In which L’Eric kindly gives me props.
Entering the bedroom, I knew something was wrong: there was a naked baby peeing on the bed, a put-upon wife sobbing on the sheets. I extended my hand; she took it willingly, looked at me with blazing eyes.
“She is blazing.” I touched our child’s head. It was true. The forehead was hotter than my wife’s eyes. I reflected on earlier times, better days when I could sleep. I also recalled the times during which my wife would slumber. I remembered the nights, those glorious nights, when it was peaceful, when our little offspring, snug in her bed, would pass the night without expelling a single slug-like loogie. The poor dear—I looked at her now, her brow fevered, her baby voice husky, and she spoke to me:
“I will never sleep again.”
And we believed. God help us, we believed.
That’s why I haven’t been blogging. Happy holidays, everyone. Higher quality content coming soonish.
I think today’s irony ends up saying: “How totally banal of you to ask what I really mean.” – David Foster Wallace
When I was 16, I started my first blog. It no longer exists, thank God, but it was, as all things were at 16, about me. It was about the times I was sad, when I was jilted, when I was angry. Sometimes it was about things I loved, but not that often. When I was 17, I decided that being personal wasn’t the way to go. I started a new blog and resolved not to post anything too intimate. It was no one’s business how I felt, what I loved, whatever. Plus, I had an image to maintain. It wasn’t a particularly cool image, but it was carefully curated, glazed in protective irony and topped off with a healthy dollop of snobbery toward anyone who disagreed with me on anything–music, movies, snack cakes, etc.
Fast-forward 12 years, and a part of me is still that self-protecting 17-year-old. I’m not cool–never will be, really, and at least I realize that now–but my natural reaction is still, when someone gets too close, to deflect. To go on the offensive when something I care about is dismissed. At the same time, there’s still a tendency to distance myself from things I like if they contradict the image I want to present. I can’t just like Taylor Swift; I have to “like” Taylor Swift. I can’t just rock out to We’re Not Gonna Take it; I have to “rock out” to We’re Not Gonna Take It. And so it goes.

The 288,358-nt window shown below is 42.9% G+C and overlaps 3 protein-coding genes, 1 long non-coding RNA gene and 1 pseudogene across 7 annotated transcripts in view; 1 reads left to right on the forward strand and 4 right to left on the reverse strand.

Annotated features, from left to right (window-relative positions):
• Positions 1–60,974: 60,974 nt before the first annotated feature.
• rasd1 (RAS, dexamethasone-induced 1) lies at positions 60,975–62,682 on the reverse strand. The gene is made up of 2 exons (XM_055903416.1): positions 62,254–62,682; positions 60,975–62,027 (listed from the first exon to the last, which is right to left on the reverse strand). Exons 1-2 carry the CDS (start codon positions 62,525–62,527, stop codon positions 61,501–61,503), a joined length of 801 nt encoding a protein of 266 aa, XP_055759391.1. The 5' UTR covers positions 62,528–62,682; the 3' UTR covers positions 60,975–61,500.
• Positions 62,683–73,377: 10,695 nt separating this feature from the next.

Juvenile? Yeah. Silly? Of course. But this is how it is: we’re told to love what it’s ok to love, and “love” everything else. Even with the things we really do care about, we must be wary of caring for them too much; we must keep them at arm’s length, at least in public. Keeping it real has been replaced with keeping it “real”.
Atmosphere: Car lane was well-lit. Did not feel as though I was likely to be mugged until someone walked too close to my window. Lane was spacious, making it easy for me to defend myself with travel taser. Child’s parents were not sympathetic, although I used the low-voltage setting. This was not Taco Bell’s fault, however.
Speed of service: Unknown, as food was never received. It took less than one minute to be dragged from my car, however. The citizens that held me down were quite efficient, with one sitting on my legs and one on my thorax. Elderly woman had police on speed dial.
Quality of food: See Speed of Service.
Employee attitude: Employees were largely unhelpful. Did not offer refund or respond to my cries of helpless innocence. Note: Customer not always right at Taco Bell.
Would return: If restraining order is lifted, yes. Am curious about new Steak Nachos.
Final score: 8.5/10 Best dining experience in some time.
When people first meet me, the first thing they think is, “Wow, he’s tall.” The second thing is, “Aaaaagh!” followed immediately by, “Be cool, don’t stare, he’s still a human being.” Most, sadly, aren’t able to convince themselves, and the relationship ends there. It’s not their fault–I know I’m hideous. You see, I’m missing the tip of my pinkie finger.
It comes up in all sorts of situations, this revulsion. In drive-thru at McDonald’s, an employee will take a quick look and then scuttle as quickly as possible to the bathroom, gagging. A lifelong friend who has never seen me without gloves will tell me it’s not working out, dry heaving all the while. My wife will tell me she has a headache, and then lean over the wastebasket.
It’s not my fault, this disgusting aberration. It happened one night, at a campfire, while riding a go-kart with an unlicensed ten-year-old. A turn was taken too quickly, a roll bar had never been installed, an engine was hungry for human flesh–and in that instant, I became a freak.
It’s been a burden, truly, but I know it has made me a stronger person. I have had to work harder to become a below-average guitarist, though I will never be able to make a clean B-major. A pinkie ring big enough to fit over the misshapen bulb will hang loosely on my pinkie stalk. I will never be a hand model. And yet, through it all, I have learned to be brave, have endured the scorn and hatred sent my way by those too ignorant or uncompassionate to see that, beneath this mutant digit, there beats a human heart, the same heart as everyone else.
Look at me, people! I am a freak. I am a monster. And I am one of you.
If I am ever on fire, please, put me out.
If I saw a friend of mine, and they were on fire, I might be tempted to just look the other way. Not because he or she isn’t important to me, but the blaze could ignite my haircare products and make my head go up in flames. No one wants an exploding head, no matter what they say to your face.
That’s why I’m glad that my friends aren’t like me. They’d put me out without a second thought, most of them. I’d probably put them out. There would probably be a delay. I’d at least collect their ashes.
Am I selfish? Perhaps, but if your body was made of 100% post-consumer waste, you might want a little distance as well.